Figure 1. Example of an item in the Short Object Perspective-Taking task (sOPT). The dashed arrow indicates the correct response to the item (direction to the cat).
Fine and Gross Motor Abilities
Fine and gross motor abilities were analyzed using four subtests of the Movement ABC-2 (Henderson et al., 2007), two each from the Manual dexterity and Balance domains, respectively. Manual dexterity refers to the fine motor control of hands and fingers needed to manipulate objects. Dynamic balance involves gross motor skills that are specific goal-directed movement patterns. The following tasks were administered, and according to the manual, the version for the younger children (7–10 years old), and for the older ones (11–16 years old) was used:
Manual Dexterity 1 (MD 1)
Participants were asked to insert (younger children) or rotate (older children) 12 pegs in a pegboard. Children were asked to take the pegs one at time and to put them in the pegboard as soon as possible. The task was performed first with the dominant hand and then with the non-dominant hand. The task was timed and two trials were given for each hand; the best trial for each hand was used to rate the task. Response times were considered for scoring purposes.
Manual Dexterity 3 (MD 3)
Participants had to draw a trail between the two lines of a path of variable size (wider for the younger children, narrower for the older ones). Only the dominant hand was considered. A maximum of two trials were given, and the best trial was used to rate the task. If the child completed the first trial without errors, the second trial was not required. The number of errors was considered.
Dynamic Balance 1 (BAL 1)
Participants were asked to walk forward heel-to-toe (the younger children) or backward toe-to-heel (the older ones) on a 4.5 m long strip of adhesive tape placed on the floor. A maximum of two trials were given, children had to walk up to 15 steps or to the end of the line, and the best trial was used to rate the task. If the child completed the first trial without errors, the second trial was not required. The number of correctly completed steps was recorded.
Dynamic Balance 2 (BAL 2)
Participants were asked to hop on one-foot straight forward (the younger children) or zig-zagging from side to side (the older ones). Participants were required to jump five consecutive jumps on mats first with the dominant leg and then with the non-dominant leg. A maximum of two trials were given for each leg. If the child completed the first trial without errors, the second trial was not required. The best trial for each leg was used to rate the task and the number of hops completed was recorded.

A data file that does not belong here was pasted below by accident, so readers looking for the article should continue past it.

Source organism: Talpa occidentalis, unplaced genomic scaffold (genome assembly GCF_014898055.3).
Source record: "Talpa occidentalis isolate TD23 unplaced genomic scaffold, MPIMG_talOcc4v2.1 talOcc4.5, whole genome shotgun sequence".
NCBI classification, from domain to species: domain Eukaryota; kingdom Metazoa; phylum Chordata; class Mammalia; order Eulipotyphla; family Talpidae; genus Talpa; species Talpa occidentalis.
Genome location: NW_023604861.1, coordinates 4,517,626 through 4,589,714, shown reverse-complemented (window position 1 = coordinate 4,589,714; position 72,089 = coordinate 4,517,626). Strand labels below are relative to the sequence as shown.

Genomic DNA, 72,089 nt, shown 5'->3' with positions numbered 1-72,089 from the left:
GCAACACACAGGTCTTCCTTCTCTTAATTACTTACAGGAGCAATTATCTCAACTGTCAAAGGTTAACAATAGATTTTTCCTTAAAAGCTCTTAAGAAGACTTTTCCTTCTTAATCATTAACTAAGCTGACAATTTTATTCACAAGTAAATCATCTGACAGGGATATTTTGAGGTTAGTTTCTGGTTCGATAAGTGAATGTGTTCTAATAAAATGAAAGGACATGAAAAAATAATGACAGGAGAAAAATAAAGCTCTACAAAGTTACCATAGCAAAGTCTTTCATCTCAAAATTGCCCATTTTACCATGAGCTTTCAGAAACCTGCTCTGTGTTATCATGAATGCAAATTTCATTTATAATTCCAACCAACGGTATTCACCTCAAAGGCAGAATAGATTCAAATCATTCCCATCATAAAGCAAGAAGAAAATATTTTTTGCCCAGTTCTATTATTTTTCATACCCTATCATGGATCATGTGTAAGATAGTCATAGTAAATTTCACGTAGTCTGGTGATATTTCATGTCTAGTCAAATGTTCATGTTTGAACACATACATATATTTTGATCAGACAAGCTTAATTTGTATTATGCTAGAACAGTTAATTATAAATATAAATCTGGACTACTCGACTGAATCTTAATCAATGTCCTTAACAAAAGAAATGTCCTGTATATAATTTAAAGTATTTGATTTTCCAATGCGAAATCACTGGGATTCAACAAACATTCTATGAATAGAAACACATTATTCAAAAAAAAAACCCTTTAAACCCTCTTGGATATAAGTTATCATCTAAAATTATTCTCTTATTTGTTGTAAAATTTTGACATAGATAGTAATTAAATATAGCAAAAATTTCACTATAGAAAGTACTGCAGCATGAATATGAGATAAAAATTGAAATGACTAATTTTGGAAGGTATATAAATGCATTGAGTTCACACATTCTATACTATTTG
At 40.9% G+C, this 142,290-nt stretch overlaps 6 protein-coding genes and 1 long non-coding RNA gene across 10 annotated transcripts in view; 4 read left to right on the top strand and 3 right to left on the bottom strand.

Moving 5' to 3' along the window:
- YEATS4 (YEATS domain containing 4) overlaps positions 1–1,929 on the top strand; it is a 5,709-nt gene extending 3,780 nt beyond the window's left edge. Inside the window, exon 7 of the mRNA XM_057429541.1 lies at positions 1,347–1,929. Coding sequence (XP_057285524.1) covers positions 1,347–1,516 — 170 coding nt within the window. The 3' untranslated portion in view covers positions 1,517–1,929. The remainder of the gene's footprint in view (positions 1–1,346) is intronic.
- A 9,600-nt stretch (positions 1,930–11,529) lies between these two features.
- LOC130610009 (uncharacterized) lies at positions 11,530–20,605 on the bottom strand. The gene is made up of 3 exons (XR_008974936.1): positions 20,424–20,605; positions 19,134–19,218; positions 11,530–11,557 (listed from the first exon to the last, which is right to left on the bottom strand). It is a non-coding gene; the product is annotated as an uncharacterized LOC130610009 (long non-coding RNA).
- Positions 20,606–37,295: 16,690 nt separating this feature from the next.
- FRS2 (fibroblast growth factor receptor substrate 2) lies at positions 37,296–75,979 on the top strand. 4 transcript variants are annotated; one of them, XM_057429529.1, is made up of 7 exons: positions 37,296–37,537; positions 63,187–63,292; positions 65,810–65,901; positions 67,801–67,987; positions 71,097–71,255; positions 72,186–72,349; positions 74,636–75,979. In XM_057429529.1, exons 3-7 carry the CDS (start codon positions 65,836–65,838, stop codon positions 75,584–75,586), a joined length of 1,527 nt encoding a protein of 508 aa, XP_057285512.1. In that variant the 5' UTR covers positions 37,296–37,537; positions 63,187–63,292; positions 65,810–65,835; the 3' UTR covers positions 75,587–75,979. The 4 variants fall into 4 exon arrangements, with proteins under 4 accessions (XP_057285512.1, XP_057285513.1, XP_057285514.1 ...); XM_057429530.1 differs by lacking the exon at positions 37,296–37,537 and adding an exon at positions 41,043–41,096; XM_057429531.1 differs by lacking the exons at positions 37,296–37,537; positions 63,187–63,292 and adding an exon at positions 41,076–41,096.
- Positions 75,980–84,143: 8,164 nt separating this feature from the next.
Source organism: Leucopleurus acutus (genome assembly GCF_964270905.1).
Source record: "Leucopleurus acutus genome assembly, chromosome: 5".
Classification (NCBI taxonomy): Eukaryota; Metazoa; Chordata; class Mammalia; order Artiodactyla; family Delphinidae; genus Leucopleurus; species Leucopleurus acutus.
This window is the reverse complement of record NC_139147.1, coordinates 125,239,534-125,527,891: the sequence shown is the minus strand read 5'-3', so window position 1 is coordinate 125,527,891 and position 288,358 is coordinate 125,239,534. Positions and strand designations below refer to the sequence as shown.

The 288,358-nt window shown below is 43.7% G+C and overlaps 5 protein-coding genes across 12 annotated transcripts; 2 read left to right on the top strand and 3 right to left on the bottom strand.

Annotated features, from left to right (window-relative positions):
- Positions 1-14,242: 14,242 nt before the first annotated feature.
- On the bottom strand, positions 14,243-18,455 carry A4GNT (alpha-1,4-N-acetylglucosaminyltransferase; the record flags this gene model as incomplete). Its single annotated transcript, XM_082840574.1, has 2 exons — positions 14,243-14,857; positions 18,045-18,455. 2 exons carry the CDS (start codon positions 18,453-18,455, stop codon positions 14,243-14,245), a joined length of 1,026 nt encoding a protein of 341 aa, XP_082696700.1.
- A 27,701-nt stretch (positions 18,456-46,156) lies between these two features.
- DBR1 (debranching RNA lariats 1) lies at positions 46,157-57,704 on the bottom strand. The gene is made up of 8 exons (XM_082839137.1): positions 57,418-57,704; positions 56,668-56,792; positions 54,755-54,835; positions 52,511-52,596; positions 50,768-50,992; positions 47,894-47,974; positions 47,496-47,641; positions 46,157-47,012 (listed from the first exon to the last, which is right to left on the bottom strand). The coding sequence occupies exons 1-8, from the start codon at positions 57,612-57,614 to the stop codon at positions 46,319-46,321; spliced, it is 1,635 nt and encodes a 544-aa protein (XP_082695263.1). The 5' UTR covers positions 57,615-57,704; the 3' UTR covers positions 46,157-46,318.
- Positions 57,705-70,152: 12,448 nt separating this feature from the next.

For each task of the Movement ABC-2, raw scores (accuracy, errors or response times, depending on the task) were compared with normative values, and Scaled scores (M = 10, SD = 3) were computed. A scaled score from 1 to 7 is described as a below average score, a scaled score from 8 to 12 is described as an average score, finally a scaled score from 13 to 19 is described as an above average score.
The Rey-Osterrieth Complex Figure Test (ROCFT; Rey, 1941, 1968) is a neuropsychological test measuring visuo-constructive skills. Participants were asked to copy from the original figure a complex geometrical figure. To perform the copy condition, the stimulus figure was placed in front of the examinee, with the request to copy the figure as accurately as possible. The standard scoring system (Rey, 1968) was used to measure the accuracy of their drawing, awarding different scores (from 0 to 2) to each of the 18 elements comprising the figure depending on their presence or absence, and/or correct location in a participant’s drawing. There were not time limits for drawing the figure. The raw scores were considered for each participant. The higher the score the better the performance.
Visuospatial Working Memory
Two computerized tasks, adapted from Mammarella et al. (2018), were used to measure simultaneous and sequential spatial working memory. Each task consisted of a maximum of 21 items administered with a self-terminating procedure. Participants were shown a 5 × 5 grid and asked to memorize a number of cells presented simultaneously or sequentially. After 3 s, the initial stimulus was removed, and participants were shown a blank grid in which they had to reproduce the previously seen pattern of cells. In the spatial-simultaneous matrices (SSM), participants were asked to recall the position of the stimuli, while in the spatial-sequential matrices (SSQM), they needed to recall the stimuli in their order of presentation. In both tasks, the number of cells presented in each grid ranged from 2 to 8. The accuracy was calculated as a proportion i.e., the number of correct responses out of the total number of items performed. The higher the score the better the performance.
The Arrows task is a subtest of the Nepsy-II battery (Korkman et al., 2007), which assesses the ability to create and manipulate a mental representation of an object, and the ability to judge line orientation. The task consisted of 21 items. For each item participants looked at an array of arrows placed around a target and indicate the arrows that were pointing to the center of the target. The number of correct responses were considered and one point was awarded for each correct arrow detected. The scores obtained by each participant were compared with the normative values and expressed as scaled scores.